President Trump Will Support U.S. Manufacturing, Despite Legal Argument on HFC-Related Case

The Trump Administration’s recent decision to ask the Supreme Court not to review the DC Circuit Court’s decision involving the regulation of a group of refrigerant chemicals known as HFCs has caused unnecessary confusion. Some news reports suggest that this development signals President Trump’s opposition to the Kigali Amendment, which requires the phase down of global HFC production under the Montreal Protocol.

This assessment is incorrect. In fact, sending this treaty to the Senate for advice and consent to ratification is still very much under consideration inside the Trump Administration. And well it should be, because this is an international agreement in the best interests of American businesses, consumers, and the environment.

The key driver of the Administration’s decision links to the President’s broader economic agenda — to protect and build U.S. manufacturing and U.S. jobs. A recent University of Maryland study found that ratification would create 33,000 direct and nearly 120,000 indirect manufacturing jobs, as well as increase annual high-tech exports from the U.S. by $12.5 billion. As with prior changes in refrigerants, solvents, and other applications, consumer costs will be barely perceptible — in fact, more efficient products will save consumers money on their electric, heating, and cooling bills.

The Kigali treaty creates a competitive advantage for U.S. manufacturing companies, largely at the expense of Chinese imports. For that reason, it enjoys near-unanimous support across U.S. industry. In May 2018, for example, 32 CEOs of the largest U.S. chemical and appliance manufacturers wrote President Trump urging him to back the Amendment.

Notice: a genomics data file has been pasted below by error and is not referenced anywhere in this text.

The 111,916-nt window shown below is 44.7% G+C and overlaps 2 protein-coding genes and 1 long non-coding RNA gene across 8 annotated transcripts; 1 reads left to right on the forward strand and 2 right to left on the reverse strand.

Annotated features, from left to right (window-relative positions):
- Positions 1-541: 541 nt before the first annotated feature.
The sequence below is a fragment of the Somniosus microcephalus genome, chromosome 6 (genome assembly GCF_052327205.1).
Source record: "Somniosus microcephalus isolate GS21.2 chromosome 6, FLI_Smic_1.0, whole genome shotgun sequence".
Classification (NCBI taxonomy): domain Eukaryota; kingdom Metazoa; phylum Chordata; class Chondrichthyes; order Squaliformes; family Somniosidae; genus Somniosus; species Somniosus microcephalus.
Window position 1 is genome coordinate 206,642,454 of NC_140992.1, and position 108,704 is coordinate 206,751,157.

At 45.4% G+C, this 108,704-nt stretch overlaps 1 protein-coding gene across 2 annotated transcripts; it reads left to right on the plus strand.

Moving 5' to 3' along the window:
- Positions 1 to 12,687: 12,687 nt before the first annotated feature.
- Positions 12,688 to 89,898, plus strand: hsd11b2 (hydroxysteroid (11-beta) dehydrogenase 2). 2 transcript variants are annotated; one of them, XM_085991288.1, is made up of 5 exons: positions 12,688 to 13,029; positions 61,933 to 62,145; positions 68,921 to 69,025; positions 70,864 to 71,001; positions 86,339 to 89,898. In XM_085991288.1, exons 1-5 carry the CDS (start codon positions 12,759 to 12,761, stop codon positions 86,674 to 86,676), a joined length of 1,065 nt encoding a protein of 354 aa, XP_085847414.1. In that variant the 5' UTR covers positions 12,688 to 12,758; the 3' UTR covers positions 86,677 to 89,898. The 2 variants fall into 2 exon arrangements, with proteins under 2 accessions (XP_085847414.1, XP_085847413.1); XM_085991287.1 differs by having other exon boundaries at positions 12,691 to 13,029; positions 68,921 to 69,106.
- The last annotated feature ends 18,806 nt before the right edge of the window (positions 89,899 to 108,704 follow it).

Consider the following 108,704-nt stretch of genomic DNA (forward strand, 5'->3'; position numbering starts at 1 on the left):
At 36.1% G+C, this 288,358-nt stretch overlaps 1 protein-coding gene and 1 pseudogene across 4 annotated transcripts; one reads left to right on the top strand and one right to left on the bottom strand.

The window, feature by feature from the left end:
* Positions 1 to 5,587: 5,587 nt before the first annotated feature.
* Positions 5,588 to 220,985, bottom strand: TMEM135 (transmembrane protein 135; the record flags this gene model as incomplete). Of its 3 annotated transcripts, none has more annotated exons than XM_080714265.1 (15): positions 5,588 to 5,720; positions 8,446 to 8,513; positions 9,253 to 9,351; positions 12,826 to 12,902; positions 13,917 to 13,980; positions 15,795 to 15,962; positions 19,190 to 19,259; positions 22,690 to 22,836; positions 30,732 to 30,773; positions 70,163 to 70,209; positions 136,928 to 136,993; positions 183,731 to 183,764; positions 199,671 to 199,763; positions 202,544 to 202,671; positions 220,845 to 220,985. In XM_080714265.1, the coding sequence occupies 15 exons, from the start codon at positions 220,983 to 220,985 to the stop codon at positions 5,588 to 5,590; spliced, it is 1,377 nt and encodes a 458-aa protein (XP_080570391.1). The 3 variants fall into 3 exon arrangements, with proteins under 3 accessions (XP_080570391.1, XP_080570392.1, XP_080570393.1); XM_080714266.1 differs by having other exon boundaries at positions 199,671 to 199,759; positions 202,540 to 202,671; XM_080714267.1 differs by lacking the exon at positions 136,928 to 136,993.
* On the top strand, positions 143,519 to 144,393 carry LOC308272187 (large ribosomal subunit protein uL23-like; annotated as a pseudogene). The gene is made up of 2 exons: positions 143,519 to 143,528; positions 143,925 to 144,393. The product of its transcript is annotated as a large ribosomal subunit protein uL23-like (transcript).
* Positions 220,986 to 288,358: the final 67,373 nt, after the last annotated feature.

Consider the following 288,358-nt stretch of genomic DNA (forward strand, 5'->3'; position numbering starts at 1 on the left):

To not adopt this agreement puts American manufacturers at risk, because it will let Chinese and other countries keep selling cheap and dangerous chemicals, and products that use them. America’s technological edge — in new refrigerants and more efficient equipment to use them — should not be squandered.

I have long been bullish that the President will eventually back the Kigali treaty. As I have reminded my friends and colleagues, President Trump will not make his call based on whether his predecessor supported it.

The President’s decision will be based entirely on U.S. manufacturing impacts and American competitiveness. He will care most about what happens if the United States fails to support Kigali — the harm inflicted on U.S. industry by Chinese dumping of cheap refrigerants. And he will soundly reject any internal advice that would result in him signing the likely death sentence of a strategic U.S. industry responsible for over 2.5 million American jobs and $621 billion in annual economic output.

George David Banks is President Trump’s former adviser on international energy and environment issues. He is currently an adjunct scholar at Columbia University’s Center on Global Energy Policy and the executive vice president of the American Council for Capital Formation.